Trust the process. It’s easier said than done. Our brains crave control and for many of us that translates into security, guarantees, and safety. It can feel like a cruel paradox that our brains have evolved to crave safety AND life is inherently unstable and insecure. You could walk outside today and be hit by a car. Boom! Done. It’s terrifying.
You probably won’t be run over today. But because our brains are wired to seek security you may just dwell, dwell, dwell on the fact that it could happen. For those of us who have been there, we know that is no way to live (count me in as one of the dwellers).
The crossing the street example is a simplified version of what most of us encounter everyday: risk. There is inherent risk in most everything we do, and if you want to grow and change you have to accept the risk. There isn’t any way around it*.
There are strands of New Age self-help that say we can rise above the fear of life’s inherent risks, and some even state that simply fearing the risk means you will attract the risk to you. As a daughter of a farmgirl, I call hogwash.
We don’t teach our children to transcend the risk of crossing the street. We teach them to manage the risk through breaking down the process (look right, look left, don’t run), and in turn give them the confidence to do it one day on their own. They learn it is possible to cross the street if they manage the risk. They can see their goal in their mind’s eye, and know they are up for the task.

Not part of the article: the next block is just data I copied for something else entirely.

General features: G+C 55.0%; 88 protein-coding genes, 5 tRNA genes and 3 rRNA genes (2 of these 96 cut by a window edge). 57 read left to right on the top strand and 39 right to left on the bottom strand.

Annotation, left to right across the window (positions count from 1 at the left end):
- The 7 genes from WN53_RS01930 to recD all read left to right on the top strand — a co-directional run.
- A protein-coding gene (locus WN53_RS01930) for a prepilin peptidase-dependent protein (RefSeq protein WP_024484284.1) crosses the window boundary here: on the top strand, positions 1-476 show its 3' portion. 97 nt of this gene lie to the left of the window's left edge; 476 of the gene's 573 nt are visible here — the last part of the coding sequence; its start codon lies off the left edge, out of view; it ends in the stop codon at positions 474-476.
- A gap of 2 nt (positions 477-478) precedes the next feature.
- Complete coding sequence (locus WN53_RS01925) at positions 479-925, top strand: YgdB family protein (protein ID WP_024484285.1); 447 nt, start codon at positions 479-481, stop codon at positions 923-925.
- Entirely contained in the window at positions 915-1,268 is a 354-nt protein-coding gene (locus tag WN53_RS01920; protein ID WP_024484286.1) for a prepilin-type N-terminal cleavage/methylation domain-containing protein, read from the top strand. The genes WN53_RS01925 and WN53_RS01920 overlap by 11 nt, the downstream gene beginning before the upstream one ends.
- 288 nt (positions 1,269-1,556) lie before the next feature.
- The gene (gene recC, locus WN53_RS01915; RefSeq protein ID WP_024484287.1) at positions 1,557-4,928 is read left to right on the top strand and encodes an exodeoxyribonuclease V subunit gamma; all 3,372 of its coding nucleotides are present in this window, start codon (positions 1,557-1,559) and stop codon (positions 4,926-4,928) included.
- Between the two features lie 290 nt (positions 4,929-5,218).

It’s gets a ton trickier when we take this to the adult playing field. Managing risk when we are asking for a promotion, flex time, or the opportunity to telecommute; starting a business; submitting a story for publication; asking a co-worker for help; and speaking truth to power is exponentially more complicated and difficult. When we boil the process down, however, it is essentially the same. You need the courage, the vision, and the capacity to manage the risk (which includes timing, strategy, practice, and the capacity to tend to your inner self – among other things) to grow and create the change you want to make.
Metaphorically speaking, trusting the process includes tolerating decaying, once beautiful perennial flowers, and knowing they will come back again next year – most likely.
Fancy talking more about learning to trust the process (and manage the risk) that comes with growth and change? I’d love to talk about it with you. Drop me a line to get started in the form below.
*If your worry and anxiety about risk are overwhelming your ability to function, you may need to seek care from a behavioral health provider. Please consult your doctor if this is the case.